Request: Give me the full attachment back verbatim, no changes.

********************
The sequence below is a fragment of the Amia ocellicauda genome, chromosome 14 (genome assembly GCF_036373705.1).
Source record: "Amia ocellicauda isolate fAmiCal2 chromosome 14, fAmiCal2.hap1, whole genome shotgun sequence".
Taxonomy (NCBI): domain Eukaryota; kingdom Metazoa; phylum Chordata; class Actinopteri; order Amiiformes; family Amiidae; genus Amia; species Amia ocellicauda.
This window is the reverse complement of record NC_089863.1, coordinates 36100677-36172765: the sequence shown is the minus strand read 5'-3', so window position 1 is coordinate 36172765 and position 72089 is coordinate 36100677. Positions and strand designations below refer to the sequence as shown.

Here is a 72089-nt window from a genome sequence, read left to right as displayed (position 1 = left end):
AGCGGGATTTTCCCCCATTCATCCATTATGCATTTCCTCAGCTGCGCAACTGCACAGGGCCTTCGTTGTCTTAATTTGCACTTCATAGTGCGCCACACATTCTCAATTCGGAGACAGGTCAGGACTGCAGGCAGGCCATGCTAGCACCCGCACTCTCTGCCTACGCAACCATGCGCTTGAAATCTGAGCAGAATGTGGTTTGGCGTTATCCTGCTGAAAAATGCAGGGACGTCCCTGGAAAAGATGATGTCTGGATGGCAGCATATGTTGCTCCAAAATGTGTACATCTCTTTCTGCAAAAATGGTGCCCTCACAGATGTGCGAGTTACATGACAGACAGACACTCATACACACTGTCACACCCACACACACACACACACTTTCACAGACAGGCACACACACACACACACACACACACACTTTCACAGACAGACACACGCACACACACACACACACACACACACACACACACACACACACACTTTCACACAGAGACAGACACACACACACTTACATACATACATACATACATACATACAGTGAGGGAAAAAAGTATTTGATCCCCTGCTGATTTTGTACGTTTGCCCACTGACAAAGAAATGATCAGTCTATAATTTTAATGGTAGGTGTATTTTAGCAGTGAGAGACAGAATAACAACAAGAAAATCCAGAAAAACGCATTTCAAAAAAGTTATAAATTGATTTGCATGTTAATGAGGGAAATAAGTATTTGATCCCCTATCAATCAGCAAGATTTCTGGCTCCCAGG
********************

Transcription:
The sequence below is a fragment of the Amia ocellicauda genome, chromosome 14 (genome assembly GCF_036373705.1).
Source record: "Amia ocellicauda isolate fAmiCal2 chromosome 14, fAmiCal2.hap1, whole genome shotgun sequence".
Taxonomy (NCBI): domain Eukaryota; kingdom Metazoa; phylum Chordata; class Actinopteri; order Amiiformes; family Amiidae; genus Amia; species Amia ocellicauda.
This window is the reverse complement of record NC_089863.1, coordinates 36100677-36172765: the sequence shown is the minus strand read 5'-3', so window position 1 is coordinate 36172765 and position 72089 is coordinate 36100677. Positions and strand designations below refer to the sequence as shown.

Here is a 72089-nt window from a genome sequence, read left to right as displayed (position 1 = left end):
AGCGGGATTTTCCCCCATTCATCCATTATGCATTTCCTCAGCTGCGCAACTGCACAGGGCCTTCGTTGTCTTAATTTGCACTTCATAGTGCGCCACACATTCTCAATTCGGAGACAGGTCAGGACTGCAGGCAGGCCATGCTAGCACCCGCACTCTCTGCCTACGCAACCATGCGCTTGAAATCTGAGCAGAATGTGGTTTGGCGTTATCCTGCTGAAAAATGCAGGGACGTCCCTGGAAAAGATGATGTCTGGATGGCAGCATATGTTGCTCCAAAATGTGTACATCTCTTTCTGCAAAAATGGTGCCCTCACAGATGTGCGAGTTACATGACAGACAGACACTCATACACACTGTCACACCCACACACACACACACACTTTCACAGACAGGCACACACACACACACACACACACACACTTTCACAGACAGACACACGCACACACACACACACACACACACACACACACACACACACACACTTTCACACAGAGACAGACACACACACACTTACATACATACATACATACATACATACAGTGAGGGAAAAAAGTATTTGATCCCCTGCTGATTTTGTACGTTTGCCCACTGACAAAGAAATGATCAGTCTATAATTTTAATGGTAGGTGTATTTTAGCAGTGAGAGACAGAATAACAACAAGAAAATCCAGAAAAACGCATTTCAAAAAAGTTATAAATTGATTTGCATGTTAATGAGGGAAATAAGTATTTGATCCCCTATCAATCAGCAAGATTTCTGGCTCCCAGG